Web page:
By Kelli B. Grant
A century after the Titanic, ships still aren’t unsinkable. But travelers now have new ways of protecting themselves from icebergs or their equivalents – at least financially.
Travel insurance dates back to at least 1864, when Hartford, Conn.-based Travelers Insurance Company opened its doors promising financial protection from “loss of life or personal injury while journeying by railway or steamboat.” (A Travelers spokeswoman says the company does not currently offer travelers insurance. No word on what a Titanic-era insurance policy cost or covered.) Industry experts say attention and interest didn’t really pick up, however, until after the September 11th terrorist attacks. (Travelers did not immediately respond to a request for comment about what a Titanic-era insurance policy cost or covered.)
These days, such policies cover cancellation, medical costs and medical evacuation, as well as accidental death or dismemberment. Insurers typically also pledge to offer round-the-clock assistance in an emergency, helping travelers find doctors, replace passports, contact family members, and make new travel arrangements, says Linda Kundell, spokeswoman for the U.S. Travel Insurance Association, a trade group. The average price tag for a policy: 4% to 7% of the cost of the trip. Some accidental death and dismemberment benefits also come standard with premium credit cards – although ironically, it should be noted, the cards often cover flight disasters only, not cruises.
Worried travelers should also know that travel insurance policies vary widely in what they cover, experts say. For example, coverage for accidental death or to be reimbursed for personal items lost in an emergency situation isn’t always included, says Michael Barry, a spokesman for the Insurance Information Institute. Medical insurance and medical evacuation may be capped at $50,000 or $100,000, which may not be enough for say, an airlift out of a remote region or recovery from a serious injury or illness. (In either case, extra coverage is often available for a fee, he says.) And those who want the option to cancel a trip because they’re afraid something might happen will need to pay for a more expensive “cancel for any reason” policy that can add 50% to premium costs, says Kundell. Experts suggest comparing the prices and terms of several policies to find the right combination.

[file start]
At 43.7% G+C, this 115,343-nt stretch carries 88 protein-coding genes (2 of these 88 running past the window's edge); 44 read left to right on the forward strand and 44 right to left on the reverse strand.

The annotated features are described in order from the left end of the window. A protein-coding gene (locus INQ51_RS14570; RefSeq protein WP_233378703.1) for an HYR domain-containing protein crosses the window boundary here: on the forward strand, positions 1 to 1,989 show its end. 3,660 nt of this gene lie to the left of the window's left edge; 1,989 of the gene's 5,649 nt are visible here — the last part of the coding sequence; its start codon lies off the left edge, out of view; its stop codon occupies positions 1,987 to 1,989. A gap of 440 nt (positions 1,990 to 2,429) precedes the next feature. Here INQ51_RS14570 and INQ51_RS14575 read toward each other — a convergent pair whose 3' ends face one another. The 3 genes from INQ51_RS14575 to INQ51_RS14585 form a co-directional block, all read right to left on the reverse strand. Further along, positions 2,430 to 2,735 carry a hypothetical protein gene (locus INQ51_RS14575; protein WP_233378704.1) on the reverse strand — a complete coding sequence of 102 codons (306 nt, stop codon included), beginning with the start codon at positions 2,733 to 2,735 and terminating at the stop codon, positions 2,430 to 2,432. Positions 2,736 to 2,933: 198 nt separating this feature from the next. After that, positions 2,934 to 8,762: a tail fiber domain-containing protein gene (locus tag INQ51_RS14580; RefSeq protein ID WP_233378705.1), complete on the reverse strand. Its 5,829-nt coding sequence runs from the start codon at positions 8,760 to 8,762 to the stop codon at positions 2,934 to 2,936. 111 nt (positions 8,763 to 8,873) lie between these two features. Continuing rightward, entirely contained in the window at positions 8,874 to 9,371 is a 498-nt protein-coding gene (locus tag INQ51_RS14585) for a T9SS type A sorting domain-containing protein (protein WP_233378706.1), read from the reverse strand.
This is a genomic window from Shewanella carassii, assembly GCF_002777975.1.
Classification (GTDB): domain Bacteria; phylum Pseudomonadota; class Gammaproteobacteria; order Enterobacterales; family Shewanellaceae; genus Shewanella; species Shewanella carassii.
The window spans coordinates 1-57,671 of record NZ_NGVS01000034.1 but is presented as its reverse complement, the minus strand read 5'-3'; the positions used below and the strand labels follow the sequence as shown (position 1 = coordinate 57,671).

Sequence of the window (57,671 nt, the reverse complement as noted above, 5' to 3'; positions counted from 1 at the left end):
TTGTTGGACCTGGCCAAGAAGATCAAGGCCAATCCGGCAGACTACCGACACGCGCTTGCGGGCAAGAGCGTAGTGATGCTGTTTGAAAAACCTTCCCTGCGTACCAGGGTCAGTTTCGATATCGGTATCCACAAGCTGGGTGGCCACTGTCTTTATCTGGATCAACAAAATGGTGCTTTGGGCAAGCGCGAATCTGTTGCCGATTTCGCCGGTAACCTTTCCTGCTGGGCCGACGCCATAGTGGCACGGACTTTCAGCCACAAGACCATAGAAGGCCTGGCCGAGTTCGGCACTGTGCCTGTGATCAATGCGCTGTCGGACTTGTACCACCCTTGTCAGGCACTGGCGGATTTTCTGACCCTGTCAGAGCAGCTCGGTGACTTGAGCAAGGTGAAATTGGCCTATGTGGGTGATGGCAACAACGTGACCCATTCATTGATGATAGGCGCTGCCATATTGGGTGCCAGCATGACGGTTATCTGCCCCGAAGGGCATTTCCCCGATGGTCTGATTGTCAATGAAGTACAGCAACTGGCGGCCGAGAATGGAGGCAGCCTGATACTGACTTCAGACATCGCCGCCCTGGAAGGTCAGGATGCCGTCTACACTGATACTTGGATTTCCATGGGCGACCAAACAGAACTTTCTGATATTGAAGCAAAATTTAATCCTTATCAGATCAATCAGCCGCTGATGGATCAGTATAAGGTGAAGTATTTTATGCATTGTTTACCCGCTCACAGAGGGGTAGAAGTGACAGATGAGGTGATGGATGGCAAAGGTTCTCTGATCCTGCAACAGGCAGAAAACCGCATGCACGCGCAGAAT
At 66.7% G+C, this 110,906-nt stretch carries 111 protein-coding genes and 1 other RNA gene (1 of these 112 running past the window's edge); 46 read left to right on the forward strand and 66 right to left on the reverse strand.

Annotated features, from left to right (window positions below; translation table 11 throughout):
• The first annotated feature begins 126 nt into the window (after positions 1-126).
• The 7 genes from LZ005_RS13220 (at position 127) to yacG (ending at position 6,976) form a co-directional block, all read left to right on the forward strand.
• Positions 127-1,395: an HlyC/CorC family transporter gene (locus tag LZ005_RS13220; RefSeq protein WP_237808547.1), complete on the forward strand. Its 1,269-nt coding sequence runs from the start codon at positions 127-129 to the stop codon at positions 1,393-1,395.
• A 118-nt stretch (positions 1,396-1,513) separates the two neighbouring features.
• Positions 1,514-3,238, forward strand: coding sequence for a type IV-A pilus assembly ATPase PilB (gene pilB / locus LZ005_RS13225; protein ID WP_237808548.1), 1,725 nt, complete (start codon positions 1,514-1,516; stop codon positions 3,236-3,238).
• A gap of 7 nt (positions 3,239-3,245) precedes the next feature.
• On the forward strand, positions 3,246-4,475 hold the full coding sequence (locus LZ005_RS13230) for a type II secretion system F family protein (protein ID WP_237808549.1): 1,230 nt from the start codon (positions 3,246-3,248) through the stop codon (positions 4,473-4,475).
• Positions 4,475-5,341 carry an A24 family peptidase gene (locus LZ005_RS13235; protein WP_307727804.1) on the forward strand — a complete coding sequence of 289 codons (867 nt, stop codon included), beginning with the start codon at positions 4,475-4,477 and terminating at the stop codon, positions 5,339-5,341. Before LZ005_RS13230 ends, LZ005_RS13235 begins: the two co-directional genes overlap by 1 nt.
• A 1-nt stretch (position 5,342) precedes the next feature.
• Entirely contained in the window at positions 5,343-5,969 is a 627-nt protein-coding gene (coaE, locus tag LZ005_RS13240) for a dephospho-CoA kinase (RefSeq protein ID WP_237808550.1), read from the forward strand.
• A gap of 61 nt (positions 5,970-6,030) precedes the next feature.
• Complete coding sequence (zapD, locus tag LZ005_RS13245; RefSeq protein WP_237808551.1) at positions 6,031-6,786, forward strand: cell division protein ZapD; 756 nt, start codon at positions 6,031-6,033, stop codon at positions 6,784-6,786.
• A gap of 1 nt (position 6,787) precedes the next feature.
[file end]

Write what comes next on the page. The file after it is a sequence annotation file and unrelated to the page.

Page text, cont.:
That extra coverage isn’t necessarily worth the price, either, says Barry. Consumers who already have a life insurance policy probably wouldn’t see any extra payout from a travel insurance policy’s accidental death coverage. “That would be duplicative,” he says. And consumers may find that free credit card benefits cover similar territory. Visa Signature, for example, offers cardholders $250,000 in accidental death and dismemberment payouts for travel arrangements paid for with the card. World MasterCard covers medical expenses and evacuation up to $25,000, and some Discover cards will reimburse travelers for up to $2,500 in personal effects from a lost bag. Like insurers, most credit card issuers also offer 24-hour hotlines for assistance in an emergency.
Of course, travel insurance wouldn’t have prevented the Titanic’s fateful iceberg brush any more than it prevented more modern disasters such as the 2010 volcanic eruptions in Iceland and the Costa Concordia shipwreck earlier this year. “Having the right coverage can help out, when things go wrong,” says Barry.